Wednesday, January 27, 2010

Omega 3 Fish Oils

After my recent physical situation with a rash and itching, Dr. Canali had me start taking Omega 3 Fish Oils. The brand I take are Arctic Oils. Part of the situation I was facing after we addressed the psychological, emotional and nervous system issues was that my skin was not moisturizing itself. After taking these, I could tell the difference in my skin as it was not as dried out as it had been. I believe the fish oils really helped me recover from the rash and itching that was going on in addition to the other nervous system issues that we addressed. It was a dual approach that made a big difference for me.


GOOD FOR THE HEART

Omega-3 fatty acids benefit the heart of healthy people, and those at high risk of — or who have — cardiovascular disease. Research has shown that omega-3 fatty acids decrease risk of arrhythmias (abnormal heartbeats), which can lead to sudden death. Omega-3 fatty acids also decrease triglyceride levels, slow growth rate of atherosclerotic plaque, and lower blood pressure (slightly). American Heart Association

There is evidence from multiple studies supporting intake of recommended amounts of DHA and EPA in the form of dietary fish or fish oil supplements lowers triglycerides, reduces the risk of death, heart attack, dangerous abnormal heart rhythms, and strokes in people with known cardiovascular disease, slows the buildup of atherosclerotic plaques ("hardening of the arteries"), and lowers blood pressure slightly. - Mayo Clinic


JOINT PAIN, DEPRESSION, MIGRAINES, AUTOIMMUNE DISEASES

Omega 3 Oils give almost immediate relief from joint pain, migraines, depression, autoimmune diseases and many other conditions. And, by improving brain development and memory functioning, from conception through old age, certain Omega-3 oils also provide the perfect brain food. Omega-3.Us


GOOD FOR THE SKIN

Q: I’ve heard that fish oil supplements with their omega-3 fatty acids are good for the skin. Is that true?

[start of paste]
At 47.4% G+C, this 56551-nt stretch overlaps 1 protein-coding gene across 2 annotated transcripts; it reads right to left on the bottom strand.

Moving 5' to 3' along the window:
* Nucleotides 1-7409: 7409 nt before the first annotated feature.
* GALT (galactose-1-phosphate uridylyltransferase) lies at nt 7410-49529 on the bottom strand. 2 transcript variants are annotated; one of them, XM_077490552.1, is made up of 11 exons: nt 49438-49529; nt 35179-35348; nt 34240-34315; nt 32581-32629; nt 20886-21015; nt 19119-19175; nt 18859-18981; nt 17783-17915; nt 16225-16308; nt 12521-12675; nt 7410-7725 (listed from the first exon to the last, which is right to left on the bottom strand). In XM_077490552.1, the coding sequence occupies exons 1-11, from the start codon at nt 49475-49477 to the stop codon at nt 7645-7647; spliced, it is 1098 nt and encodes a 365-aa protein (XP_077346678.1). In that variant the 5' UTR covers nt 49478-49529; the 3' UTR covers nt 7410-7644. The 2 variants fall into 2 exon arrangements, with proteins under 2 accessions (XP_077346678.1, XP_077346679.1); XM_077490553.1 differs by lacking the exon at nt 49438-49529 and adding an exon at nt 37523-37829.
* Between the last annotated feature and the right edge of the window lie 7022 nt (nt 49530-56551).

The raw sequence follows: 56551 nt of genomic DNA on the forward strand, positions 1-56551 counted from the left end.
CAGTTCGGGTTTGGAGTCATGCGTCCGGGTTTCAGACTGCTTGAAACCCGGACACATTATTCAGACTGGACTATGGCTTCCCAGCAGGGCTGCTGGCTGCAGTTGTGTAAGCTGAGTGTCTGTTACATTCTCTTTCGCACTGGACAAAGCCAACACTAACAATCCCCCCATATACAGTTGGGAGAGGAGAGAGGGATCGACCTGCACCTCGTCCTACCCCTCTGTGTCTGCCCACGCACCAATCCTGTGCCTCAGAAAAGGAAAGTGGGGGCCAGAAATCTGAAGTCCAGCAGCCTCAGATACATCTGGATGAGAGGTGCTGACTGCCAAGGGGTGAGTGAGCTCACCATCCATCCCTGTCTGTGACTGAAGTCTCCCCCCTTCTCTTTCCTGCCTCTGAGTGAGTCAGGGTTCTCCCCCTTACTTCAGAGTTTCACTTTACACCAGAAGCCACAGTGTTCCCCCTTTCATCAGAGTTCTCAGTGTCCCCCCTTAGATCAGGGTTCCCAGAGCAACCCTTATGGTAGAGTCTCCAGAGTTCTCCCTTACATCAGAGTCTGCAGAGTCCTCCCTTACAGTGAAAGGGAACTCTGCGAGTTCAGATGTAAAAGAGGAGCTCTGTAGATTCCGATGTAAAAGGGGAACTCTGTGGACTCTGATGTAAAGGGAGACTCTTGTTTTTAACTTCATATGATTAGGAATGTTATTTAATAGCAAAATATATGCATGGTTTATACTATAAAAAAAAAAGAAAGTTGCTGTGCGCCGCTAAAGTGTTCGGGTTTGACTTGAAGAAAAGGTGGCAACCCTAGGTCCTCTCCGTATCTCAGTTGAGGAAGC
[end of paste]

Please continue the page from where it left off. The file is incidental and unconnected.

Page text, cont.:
A: Absolutely. Fish oil contains two main types of omega-3 fatty acids: docosahexaenoic acid (DHA) and eicosapentaenoic acid (EPA). DHA keeps the brain functioning properly. And EPA greatly benefits skin by regulating oil production to boost hydration and prevent acne, and by delaying the skin’s aging process to stave off wrinkles. A 2005 study in the Journal of Lipid Research discovered that EPA can help block the release of the UV-induced enzymes that eat away at our collagen, causing lines and sagging skin. Because EPA is both an antioxidant and an anti-inflammatory agent, it can protect against sun damage and help repair it. LivingHealth.com


WHAT ARE OMEGA 3 FATTY ACIDS

Omega-3 fatty acids are a class of essential polyunsaturated fatty acids with the double bond in the third carbon position from the methyl terminal (hence the use of "3" in their description). Foods high in omega-3-fatty acids include salmon, halibut, sardines, albacore, trout, herring, walnut, flaxseed oil, and canola oil. Other foods that contain omega-3-fatty acids include shrimp, clams, light chunk tuna, catfish, cod, and spinach. MedicineNet


DIFFERENCES BETWEEN TYPES OF OMEGA 3'S

It's also important to know the differences between the types of omega-3s. EPA (eicosapentaenoic acids) and DHA (docosahexaenoic acids) are long-chain fatty acids with 20 and 22 carbon atoms respectively. ALAs (alpha-linoleic acids) are short-chain with 18 carbon atoms each. We find ALAs in flaxseed oil, and vegetarians often prefer it for their omega-3 needs. The only use of ALA is that it can be converted by our bodies into the other two kinds. However, the amount of it that gets converted is between 0.2% and 15% – hardly enough to make it worthwhile — and what doesn't get converted instead becomes inflammatory! For the best results, the EPAs and DHAs found in fish oil are the way to go. FishOilBlog.com


RISKS OF EPA AND DHA 3 FATTY ACIDS


In a letter published October 31, 2000,[58] the United States Food and Drug Administration Center for Food Safety and Applied Nutrition, Office of Nutritional Products, Labeling, and Dietary Supplements noted that known or suspected risks of EPA and DHA n−3 fatty acids may include the possibility of:

--Increased bleeding if overused (normally over 3 grams per day) by a patient who is also taking aspirin or warfarin. However, this is disputed.

--Hemorrhagic stroke (only in case of very large doses).

--Reduced glycemic control among diabetics in the FDA 1991-1993 Scientific Review. Wikipedia.Org


LEGAL DISCLAIMER

Always consult appropriate medical practitioners and be informed before taking any supplements.

No comments:

Post a Comment

NOTICE:

LINKS IN COMMENTS WILL NOT BE PUBLISHED.

SEE COMMENT POLICY